Treatments and tests


  • Surrogacy involves a woman carrying and giving birth to a child on behalf of another person or couple.
  • Commercial surrogacy is not allowed in Australia.
  • Surrogacy arrangements must be approved by the Reproductive Technology Council.

Surrogacy refers to a type of assisted reproductive technology where there is an arrangement for a woman to carry and give birth to a child on behalf of another person or couple.

Parties to a surrogacy arrangement

The parties to a surrogacy arrangement are the:

  • birth mother – who will carry and give birth to the child
  • arranged parent/s – who will raise the child.

Types of surrogacy

The types of surrogacy permitted in Western Australia are:

  • traditional surrogacy: using birth mother egg and arranged parent or donor sperm
  • gestational surrogacy: using arranged parent and/or donor gametes.
Surrogacy arrangements, surrogacy agreements and parentage orders

Surrogacy arrangement

A surrogacy arrangement is approved by the Reproductive Technology Council. The arrangement must comply with the Surrogacy Act 2008.

Surrogacy agreement

A surrogacy agreement will form part of the surrogacy arrangement. The agreement sets out details between the birth mother and arranged parents.

A surrogacy agreement is required for the Reproductive Technology Council (external site) to approve a surrogacy arrangement and for the Family Court to consider a parentage order.

The surrogacy agreement might include expenses that will be covered or reimbursed, number of cycles that will be attempted, future contact or communication between arranged parents, birth mother and child.

The only part of a surrogacy agreement that this legally enforceable relates to costs and expenses for reimbursement.

Independent legal advice must be obtained by all parties to a surrogacy agreement. Legal advice must be obtained at least 3 months before approval of a surrogacy arrangement.

Parentage order

A parentage order is issued by the Family Court on application from the arranged parents. The order transfers parentage from the birth mother and her partner (if applicable) to the arranged parents.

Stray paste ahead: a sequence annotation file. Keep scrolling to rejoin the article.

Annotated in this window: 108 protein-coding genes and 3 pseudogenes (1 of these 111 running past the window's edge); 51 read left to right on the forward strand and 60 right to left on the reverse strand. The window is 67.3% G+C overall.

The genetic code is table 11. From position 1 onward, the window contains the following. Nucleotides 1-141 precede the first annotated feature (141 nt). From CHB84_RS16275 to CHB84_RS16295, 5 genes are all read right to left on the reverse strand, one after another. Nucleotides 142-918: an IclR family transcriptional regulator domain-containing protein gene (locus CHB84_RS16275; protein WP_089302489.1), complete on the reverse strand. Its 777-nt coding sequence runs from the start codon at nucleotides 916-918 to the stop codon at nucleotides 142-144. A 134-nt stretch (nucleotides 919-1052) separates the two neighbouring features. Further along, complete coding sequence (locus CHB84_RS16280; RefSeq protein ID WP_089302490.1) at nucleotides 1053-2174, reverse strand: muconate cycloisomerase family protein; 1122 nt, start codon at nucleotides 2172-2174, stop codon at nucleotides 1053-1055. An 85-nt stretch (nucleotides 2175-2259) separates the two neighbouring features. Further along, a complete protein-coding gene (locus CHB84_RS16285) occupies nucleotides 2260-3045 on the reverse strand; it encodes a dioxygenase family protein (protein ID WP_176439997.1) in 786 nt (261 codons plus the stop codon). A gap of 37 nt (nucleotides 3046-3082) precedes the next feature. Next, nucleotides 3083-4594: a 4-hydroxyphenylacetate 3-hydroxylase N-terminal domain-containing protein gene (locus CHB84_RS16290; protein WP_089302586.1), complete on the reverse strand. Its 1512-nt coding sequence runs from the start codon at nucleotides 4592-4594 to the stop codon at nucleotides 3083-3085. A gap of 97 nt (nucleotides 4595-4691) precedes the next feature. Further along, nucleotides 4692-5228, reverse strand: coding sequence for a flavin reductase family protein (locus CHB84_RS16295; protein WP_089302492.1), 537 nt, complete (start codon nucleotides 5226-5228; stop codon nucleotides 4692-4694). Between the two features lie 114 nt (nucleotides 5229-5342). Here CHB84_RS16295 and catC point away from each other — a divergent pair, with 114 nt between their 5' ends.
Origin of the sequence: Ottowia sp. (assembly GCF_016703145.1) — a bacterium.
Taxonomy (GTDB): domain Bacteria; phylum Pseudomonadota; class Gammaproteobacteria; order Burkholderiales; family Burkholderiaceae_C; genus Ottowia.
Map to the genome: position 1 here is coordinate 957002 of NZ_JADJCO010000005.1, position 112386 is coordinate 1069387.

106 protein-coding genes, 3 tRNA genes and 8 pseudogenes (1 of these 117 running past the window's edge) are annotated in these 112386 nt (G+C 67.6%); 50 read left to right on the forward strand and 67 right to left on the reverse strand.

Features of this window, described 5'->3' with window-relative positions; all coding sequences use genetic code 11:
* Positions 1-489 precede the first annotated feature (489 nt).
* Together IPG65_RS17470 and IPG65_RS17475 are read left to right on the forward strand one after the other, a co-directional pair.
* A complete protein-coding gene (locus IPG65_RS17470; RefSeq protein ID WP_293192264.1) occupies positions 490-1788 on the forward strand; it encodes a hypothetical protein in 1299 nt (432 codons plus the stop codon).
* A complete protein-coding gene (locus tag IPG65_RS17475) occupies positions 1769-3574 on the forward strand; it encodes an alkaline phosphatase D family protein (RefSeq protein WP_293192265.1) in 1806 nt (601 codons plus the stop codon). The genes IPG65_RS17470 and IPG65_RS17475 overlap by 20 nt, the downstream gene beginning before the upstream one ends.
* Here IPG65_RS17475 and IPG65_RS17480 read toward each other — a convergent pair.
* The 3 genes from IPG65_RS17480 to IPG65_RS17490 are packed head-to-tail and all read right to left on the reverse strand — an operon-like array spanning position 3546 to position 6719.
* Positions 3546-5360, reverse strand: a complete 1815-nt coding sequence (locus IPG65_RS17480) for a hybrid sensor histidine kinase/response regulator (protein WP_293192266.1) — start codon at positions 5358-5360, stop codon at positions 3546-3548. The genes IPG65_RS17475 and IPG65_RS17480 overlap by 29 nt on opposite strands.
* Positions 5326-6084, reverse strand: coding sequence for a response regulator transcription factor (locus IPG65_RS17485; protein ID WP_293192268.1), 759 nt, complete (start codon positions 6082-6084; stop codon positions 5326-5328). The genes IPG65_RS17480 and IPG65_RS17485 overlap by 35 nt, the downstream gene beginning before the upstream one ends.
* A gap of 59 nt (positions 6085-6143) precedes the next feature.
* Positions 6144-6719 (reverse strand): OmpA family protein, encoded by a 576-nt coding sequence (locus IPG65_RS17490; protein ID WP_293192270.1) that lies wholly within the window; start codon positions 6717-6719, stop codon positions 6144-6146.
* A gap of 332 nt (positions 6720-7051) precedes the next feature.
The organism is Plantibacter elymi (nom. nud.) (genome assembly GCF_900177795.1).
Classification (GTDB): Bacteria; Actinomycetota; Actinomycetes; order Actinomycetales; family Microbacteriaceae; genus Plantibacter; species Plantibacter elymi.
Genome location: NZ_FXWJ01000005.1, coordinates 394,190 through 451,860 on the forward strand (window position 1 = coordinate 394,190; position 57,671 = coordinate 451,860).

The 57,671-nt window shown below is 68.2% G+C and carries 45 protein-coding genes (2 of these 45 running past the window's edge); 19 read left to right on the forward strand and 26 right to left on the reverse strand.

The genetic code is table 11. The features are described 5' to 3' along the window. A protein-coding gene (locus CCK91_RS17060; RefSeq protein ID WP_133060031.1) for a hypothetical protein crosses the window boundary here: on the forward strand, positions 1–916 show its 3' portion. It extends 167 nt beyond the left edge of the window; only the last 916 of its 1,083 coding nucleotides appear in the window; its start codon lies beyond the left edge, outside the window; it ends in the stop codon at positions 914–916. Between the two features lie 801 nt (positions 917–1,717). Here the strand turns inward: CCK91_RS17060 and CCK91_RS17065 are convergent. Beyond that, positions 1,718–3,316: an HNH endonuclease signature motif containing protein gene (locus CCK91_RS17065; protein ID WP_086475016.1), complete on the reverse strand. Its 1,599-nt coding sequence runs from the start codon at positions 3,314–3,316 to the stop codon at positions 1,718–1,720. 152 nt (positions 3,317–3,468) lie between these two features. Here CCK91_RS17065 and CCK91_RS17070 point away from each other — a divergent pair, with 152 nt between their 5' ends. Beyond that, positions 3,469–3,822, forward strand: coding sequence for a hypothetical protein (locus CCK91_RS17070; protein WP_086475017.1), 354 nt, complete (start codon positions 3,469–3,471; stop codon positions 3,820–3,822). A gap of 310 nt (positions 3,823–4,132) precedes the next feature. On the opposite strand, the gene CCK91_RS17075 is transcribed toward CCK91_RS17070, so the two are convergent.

The application for parentage order must be made between 28 days and 6 months after birth. The child must be living with the arranged parents when the application is made.

An application for a parentage order must be accompanied by the approved surrogacy arrangement and the surrogacy agreement.

Approving surrogacy arrangements

Surrogacy arrangements must be approved by the Reproductive Technology Council (external site).

Applications are completed by the arranged parents, birth mother and any donors with the assistance of the Surrogacy Coordinator at the chosen licensed fertility provider.

Approval requirements

  • The birth mother must be at least 25 years of age
  • The birth other must have had at least one child (except in exceptional circumstances).
  • The Surrogacy Agreement has been signed by:
    • the arranged parents
    • the birth mother and her husband or partner (if applicable)
    • any donor/s and their spouse or partner (if applicable).
  • All parties to the Surrogacy Agreement must:
    • undertake counselling
    • be assessed for medical and psychological suitability for surrogacy
    • receive independent legal advice.
Access to surrogacy

In Western Australia access to surrogacy arrangements are limited to:

  • heterosexual married or de facto couples who are unable to conceive a child due to medical reasons or are likely to conceive a child affected by a genetic abnormality or genetic condition
  • a woman who is unable to conceive or give birth to a child due to medical reasons; or is likely to conceive a child affected by a genetic abnormality or condition.

Medical reasons above to do not include a reason arising from a person’s age.

Same sex male couples or single males are not currently able to access surrogacy in Western Australia.

The law in Western Australia is being reviewed and the WA Government has committed to providing equity of access to altruistic surrogacy for women who face impending infertility, single men, people in same-sex relationships, transgender people and intersex people.

Counselling and psychological assessment

Birth parents and arranged parents must undertake a psychological assessment and counselling as part of a surrogacy arrangement. Evidence of counselling must be provided when applying for approval of a surrogacy arrangement and a parentage order.

There are additional requirements for counselling if the surrogacy arrangement also involves donor assisted conception.

Surrogacy for reward

Surrogacy cannot be for reward. This means the surrogate cannot be paid. Only altruistic surrogacy is permitted in Western Australia.

Reasonable expenses may be reimbursed, including:

  • a medical expense not covered by health insurance;
  • the value of foregone earnings relating to:
    • the birth (2 month maximum)
    • other medical reasons
  • psychological counselling fees
  • health, disability or life insurance fees associated with the surrogacy arrangement.

There are significant penalties for:

  • making a surrogacy arrangement for reward
  • receiving “valuable consideration”, including payment, for introducing parties for a surrogacy arrangement, whether or not that arrangement is for reward
  • publishing advertisements seeking or offering surrogacy for reward


providing a service to facilitate a surrogacy arrangement for reward.

Where to get help

Last reviewed: 31-05-2022

Reproductive Technology Unit

Link to HealthyWA Facebook page